… that the old — or those with good fortune to grow old — guard from the young is that God makes all of your suffering to you personally worthwhile.
As a philosopher, I can’t, of course, leave it at that. There seem to be three obvious limitations on God’s ability to justify every sinner. First is the natural law. The law may be part of the essence of the best possible world, and God is the Author of it (as well as in various ways Creator of the essences of things in the world), but it also constricts what God can do. Apart from rare miracles which seem to coerce nature (I don’t want to go into the subtleties of this right now), God must respect all the natural inclinations of things He Himself created. He can’t change a human into a pillar of salt; such a thing is simply an annihilation of the human and creation anew of the pillar.
Second is human nature and in particular human freedom, and it is a murky area not so much to me who have stewed in the juices of Mises and St. Thomas for quite a bit, but surely to lots of people. If people have free will, isn’t that something God ought to respect? And in doing so, isn’t his power thereby limited?
It is true that God is not going to grind the world back into prime matter and recreate it. But the way to let go of these concerns is to grasp that God’s power may be “limited”; but His control over every aspect of the world He had previously affirmed is not. “And even the very hairs of your head are all numbered” (Mt 10:30) is no joke and moreover, should not be interpreted as that God “knows” what’s going on but just “watches” passively. He has His hands on every lever and every stirring of the soul imaginable.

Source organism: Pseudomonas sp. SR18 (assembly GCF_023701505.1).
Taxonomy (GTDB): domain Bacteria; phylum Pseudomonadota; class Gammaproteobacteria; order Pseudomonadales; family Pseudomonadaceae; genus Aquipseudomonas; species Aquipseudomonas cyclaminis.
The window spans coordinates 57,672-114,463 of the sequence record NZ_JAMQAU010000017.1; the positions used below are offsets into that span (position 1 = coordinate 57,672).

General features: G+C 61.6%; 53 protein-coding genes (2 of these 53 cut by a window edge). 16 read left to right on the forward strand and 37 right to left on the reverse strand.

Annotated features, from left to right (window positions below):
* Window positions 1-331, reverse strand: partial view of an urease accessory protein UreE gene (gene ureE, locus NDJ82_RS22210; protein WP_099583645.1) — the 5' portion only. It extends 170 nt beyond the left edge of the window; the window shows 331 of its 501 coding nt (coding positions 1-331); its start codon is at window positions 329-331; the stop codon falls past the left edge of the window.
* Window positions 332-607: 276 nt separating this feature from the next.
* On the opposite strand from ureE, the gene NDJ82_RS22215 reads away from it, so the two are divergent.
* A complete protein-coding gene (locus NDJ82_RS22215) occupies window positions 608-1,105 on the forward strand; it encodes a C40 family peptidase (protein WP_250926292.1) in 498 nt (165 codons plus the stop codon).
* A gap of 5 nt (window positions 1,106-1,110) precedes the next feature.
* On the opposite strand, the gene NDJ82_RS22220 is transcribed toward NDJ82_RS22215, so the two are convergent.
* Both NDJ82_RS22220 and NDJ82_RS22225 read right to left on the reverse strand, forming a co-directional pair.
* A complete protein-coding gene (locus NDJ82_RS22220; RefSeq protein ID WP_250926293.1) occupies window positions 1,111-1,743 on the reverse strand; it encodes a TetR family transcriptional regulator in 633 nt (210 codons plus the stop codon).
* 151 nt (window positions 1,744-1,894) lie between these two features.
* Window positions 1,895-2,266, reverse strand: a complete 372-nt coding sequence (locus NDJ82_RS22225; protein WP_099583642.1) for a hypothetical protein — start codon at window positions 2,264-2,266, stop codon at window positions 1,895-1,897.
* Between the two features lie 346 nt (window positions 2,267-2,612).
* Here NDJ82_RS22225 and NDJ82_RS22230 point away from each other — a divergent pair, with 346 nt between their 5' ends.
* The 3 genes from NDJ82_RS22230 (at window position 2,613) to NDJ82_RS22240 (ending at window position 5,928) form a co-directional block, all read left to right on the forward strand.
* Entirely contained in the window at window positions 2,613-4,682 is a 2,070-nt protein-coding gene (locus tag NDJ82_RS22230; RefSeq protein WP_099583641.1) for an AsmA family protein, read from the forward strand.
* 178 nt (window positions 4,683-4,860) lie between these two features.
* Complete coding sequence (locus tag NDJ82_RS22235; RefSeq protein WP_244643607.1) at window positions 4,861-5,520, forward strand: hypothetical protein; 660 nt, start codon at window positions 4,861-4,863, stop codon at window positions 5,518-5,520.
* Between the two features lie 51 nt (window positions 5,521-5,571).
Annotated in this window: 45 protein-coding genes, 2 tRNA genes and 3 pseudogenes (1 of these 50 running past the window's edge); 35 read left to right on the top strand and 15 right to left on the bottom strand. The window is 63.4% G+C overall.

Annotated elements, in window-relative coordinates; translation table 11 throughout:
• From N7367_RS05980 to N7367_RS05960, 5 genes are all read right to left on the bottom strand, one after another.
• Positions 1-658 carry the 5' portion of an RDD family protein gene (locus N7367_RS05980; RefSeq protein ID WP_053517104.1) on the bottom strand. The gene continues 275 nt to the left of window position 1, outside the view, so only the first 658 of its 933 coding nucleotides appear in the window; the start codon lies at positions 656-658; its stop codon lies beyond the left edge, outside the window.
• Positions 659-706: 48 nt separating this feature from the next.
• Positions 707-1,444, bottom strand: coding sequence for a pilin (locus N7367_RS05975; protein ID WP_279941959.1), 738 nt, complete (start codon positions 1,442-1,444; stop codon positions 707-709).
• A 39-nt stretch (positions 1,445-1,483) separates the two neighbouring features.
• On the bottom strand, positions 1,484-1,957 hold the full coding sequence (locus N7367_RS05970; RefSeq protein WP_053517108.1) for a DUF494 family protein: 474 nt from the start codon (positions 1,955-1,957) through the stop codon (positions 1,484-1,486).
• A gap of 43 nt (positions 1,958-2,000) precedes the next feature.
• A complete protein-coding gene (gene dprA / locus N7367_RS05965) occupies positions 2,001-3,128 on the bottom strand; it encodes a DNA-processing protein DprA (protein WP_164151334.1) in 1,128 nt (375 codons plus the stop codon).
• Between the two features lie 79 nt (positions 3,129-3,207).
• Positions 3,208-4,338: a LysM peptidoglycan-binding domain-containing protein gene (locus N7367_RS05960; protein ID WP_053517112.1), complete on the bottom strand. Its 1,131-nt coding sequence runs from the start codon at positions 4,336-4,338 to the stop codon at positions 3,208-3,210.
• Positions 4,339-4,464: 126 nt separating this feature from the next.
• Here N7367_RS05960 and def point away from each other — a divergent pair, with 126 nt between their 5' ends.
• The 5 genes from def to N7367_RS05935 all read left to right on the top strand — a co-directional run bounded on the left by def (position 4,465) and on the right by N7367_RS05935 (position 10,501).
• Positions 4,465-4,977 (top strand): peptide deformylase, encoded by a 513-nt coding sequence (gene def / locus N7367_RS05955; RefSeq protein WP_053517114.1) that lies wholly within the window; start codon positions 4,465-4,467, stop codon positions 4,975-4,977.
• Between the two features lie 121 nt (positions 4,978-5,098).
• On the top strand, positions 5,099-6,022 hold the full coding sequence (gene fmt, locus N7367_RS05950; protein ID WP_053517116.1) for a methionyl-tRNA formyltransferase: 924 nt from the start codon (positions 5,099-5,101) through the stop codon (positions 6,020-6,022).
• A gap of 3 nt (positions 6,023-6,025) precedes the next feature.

Third is the fact that all human, and even animal and plant, lives are interconnected on many levels. There’re the market and family and love with its spiritual union and mutual indwelling (which I like to phrase in an economistic way as the merging of values scales); there are complementarities and similarities within society that give rise to an astonishing variety of humans relationships. But then if God gives grace or whatever to Smith, then this action will reverberate via these inter-human links throughout the entire world.
Is it true that each person is separated from everyone else by just a few acquaintances? For every Smith and Jones, there exist at most 5 people A through E, such that Smith knows A, A knows B, …, E knows Jones. How is God able to foresee all of these complications?
Well, God is infinite and good (in this goodness being as much above humans as humans are above tables and chairs) and despite the awe-inspiring magnitude of the project He (glory be) decided to take on, viz., creation, He is sufficiently competent to untangle all of these links.
A related problem may feel particularly pointed to a person with a theoretical bent. Isn’t it possible that some Smith can be unsavable, because anything God could attempt to help him out would have such bad overall consequences as to make (reluctant) giving up on him the best choice on the whole? Again, Smith is sacrificed on the altar of the greater good. This is one of the themes of the previous piece and can be called the Nightmare of God the Utilitarian.
The Nightmare can be broken out of by means of a meta-argument. Suppose the contrary: I personally might be the guy slated from eternity to be sacrificed. But believing that or even that this is at least probable leads to horrible consequences, namely all manner of sin, despair, etc., as outlined below. But sins lead to damnation. So, it pays me to put this bullshit entirely out of my mind. But that would be hard to do, especially for those who take their philosophy seriously, if the Nightmare were real. Besides, why should I censor my own thoughts? There is no way God would have designed a world in which there was any intellectual trap whatsoever that could not be escaped. In this case, the only lasting escape exists if and only if the Nightmare is an illusion. Hence, it is an illusion. QED.